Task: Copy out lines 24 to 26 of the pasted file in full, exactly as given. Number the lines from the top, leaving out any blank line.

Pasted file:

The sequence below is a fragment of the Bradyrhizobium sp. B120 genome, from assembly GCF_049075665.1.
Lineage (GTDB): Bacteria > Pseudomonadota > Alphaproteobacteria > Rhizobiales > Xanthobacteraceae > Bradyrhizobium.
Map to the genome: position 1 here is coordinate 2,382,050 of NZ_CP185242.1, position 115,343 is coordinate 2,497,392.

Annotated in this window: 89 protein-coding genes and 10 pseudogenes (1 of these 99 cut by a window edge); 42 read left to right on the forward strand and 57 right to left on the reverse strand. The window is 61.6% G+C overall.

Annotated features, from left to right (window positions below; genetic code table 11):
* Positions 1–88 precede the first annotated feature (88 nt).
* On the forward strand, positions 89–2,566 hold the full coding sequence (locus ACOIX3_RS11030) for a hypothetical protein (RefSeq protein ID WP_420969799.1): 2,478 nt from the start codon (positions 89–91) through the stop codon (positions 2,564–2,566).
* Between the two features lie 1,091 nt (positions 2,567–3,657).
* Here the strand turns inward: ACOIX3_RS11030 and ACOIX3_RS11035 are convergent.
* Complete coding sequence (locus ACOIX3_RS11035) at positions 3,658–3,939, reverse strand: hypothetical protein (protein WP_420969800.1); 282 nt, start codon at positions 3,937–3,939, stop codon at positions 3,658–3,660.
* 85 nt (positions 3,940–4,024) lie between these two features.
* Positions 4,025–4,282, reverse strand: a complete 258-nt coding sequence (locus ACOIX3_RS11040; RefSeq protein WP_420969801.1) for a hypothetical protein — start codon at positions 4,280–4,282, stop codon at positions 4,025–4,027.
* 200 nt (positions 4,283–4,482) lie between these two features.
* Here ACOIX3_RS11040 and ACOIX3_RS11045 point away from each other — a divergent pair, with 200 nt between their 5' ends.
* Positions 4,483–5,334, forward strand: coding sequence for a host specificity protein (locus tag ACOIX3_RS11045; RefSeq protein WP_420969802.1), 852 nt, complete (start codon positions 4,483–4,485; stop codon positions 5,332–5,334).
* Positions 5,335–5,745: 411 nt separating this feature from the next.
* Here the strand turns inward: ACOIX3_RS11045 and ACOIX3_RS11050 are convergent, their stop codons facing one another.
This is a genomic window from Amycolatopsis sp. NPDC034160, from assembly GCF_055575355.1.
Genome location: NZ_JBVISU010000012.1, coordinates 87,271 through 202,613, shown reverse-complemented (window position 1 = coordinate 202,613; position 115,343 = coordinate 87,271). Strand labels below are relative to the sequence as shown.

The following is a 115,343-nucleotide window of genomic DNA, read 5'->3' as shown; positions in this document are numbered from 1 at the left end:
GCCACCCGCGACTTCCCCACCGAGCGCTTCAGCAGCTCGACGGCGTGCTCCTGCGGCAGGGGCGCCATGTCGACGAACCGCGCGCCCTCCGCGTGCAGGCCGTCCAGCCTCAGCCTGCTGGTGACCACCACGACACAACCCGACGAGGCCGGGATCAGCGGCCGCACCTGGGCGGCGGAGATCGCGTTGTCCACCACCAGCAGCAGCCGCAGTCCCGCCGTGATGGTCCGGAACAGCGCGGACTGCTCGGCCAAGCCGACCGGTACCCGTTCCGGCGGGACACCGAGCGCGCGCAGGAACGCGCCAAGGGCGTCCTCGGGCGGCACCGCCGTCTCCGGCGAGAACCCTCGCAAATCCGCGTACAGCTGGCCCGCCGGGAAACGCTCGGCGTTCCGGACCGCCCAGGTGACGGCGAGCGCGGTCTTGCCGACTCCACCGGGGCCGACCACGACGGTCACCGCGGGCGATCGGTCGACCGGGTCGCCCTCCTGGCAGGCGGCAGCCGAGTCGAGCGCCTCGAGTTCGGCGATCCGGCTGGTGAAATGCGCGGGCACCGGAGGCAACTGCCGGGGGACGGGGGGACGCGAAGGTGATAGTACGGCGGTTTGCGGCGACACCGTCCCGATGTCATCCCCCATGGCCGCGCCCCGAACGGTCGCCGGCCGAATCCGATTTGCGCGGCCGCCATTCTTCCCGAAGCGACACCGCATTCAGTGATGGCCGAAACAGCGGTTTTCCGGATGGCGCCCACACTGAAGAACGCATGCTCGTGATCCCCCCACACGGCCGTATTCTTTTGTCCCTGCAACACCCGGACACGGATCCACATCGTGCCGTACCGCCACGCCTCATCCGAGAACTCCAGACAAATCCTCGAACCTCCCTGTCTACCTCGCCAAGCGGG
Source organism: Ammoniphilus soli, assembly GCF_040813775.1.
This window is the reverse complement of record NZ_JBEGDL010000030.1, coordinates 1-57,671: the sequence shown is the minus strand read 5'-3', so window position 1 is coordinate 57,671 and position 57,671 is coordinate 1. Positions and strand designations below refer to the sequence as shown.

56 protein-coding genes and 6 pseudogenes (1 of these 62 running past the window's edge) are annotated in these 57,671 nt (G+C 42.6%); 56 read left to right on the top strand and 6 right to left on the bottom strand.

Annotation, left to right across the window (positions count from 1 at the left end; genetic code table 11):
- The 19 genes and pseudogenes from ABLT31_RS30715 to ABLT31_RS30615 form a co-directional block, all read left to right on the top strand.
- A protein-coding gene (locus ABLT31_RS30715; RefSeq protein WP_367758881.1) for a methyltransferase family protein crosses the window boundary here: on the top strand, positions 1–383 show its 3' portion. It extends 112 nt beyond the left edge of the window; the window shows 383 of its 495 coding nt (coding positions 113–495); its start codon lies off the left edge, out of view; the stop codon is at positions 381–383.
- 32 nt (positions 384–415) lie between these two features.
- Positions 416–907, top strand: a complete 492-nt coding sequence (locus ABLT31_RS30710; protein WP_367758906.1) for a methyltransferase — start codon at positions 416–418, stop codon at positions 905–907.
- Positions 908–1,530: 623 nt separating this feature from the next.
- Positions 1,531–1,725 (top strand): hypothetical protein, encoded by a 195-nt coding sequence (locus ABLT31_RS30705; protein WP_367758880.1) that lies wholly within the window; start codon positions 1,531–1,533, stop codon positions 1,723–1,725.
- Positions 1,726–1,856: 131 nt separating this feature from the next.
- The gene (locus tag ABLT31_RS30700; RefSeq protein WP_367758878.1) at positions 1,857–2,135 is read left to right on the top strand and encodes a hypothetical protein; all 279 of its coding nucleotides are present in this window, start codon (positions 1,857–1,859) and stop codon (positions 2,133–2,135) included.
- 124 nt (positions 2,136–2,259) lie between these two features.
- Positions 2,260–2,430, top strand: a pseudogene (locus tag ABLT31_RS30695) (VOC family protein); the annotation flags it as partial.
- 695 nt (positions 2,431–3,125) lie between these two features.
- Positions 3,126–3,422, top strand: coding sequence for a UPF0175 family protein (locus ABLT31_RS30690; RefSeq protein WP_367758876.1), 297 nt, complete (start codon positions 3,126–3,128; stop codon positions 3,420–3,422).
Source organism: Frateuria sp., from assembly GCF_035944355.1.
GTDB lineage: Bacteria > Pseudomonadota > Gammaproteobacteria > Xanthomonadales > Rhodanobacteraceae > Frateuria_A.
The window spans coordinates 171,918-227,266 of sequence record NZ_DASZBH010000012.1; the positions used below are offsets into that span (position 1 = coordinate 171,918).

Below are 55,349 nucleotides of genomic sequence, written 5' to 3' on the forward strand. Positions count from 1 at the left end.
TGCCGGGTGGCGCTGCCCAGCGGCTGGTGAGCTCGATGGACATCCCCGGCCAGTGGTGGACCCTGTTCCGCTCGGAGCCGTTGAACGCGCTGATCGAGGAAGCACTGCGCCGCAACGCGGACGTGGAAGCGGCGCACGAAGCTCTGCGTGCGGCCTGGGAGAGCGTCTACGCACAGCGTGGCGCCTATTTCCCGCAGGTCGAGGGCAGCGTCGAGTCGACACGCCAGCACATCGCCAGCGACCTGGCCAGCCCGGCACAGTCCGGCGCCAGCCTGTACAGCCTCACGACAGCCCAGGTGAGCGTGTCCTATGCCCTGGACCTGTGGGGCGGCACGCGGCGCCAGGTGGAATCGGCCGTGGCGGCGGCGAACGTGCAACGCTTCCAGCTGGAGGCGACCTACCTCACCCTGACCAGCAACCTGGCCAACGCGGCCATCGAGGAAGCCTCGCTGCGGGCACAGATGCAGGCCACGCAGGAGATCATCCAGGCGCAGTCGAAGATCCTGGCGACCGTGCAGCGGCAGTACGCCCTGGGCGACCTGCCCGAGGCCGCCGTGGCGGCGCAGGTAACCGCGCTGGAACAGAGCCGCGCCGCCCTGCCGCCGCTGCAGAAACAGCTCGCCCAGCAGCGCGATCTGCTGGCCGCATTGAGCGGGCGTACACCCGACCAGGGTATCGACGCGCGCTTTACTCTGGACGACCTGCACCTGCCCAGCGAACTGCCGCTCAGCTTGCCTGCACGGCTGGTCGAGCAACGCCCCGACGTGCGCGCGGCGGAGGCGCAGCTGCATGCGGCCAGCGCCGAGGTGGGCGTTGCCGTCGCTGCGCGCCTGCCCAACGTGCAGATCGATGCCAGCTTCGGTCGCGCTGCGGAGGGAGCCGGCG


56 protein-coding genes and 6 pseudogenes (1 of these 62 running past the window's edge) are annotated in these 57,671 nt (G+C 42.6%); 56 read left to right on the top strand and 6 right to left on the bottom strand.

Annotation, left to right across the window (positions count from 1 at the left end; genetic code table 11):
- The 19 genes and pseudogenes from ABLT31_RS30715 to ABLT31_RS30615 form a co-directional block, all read left to right on the top strand.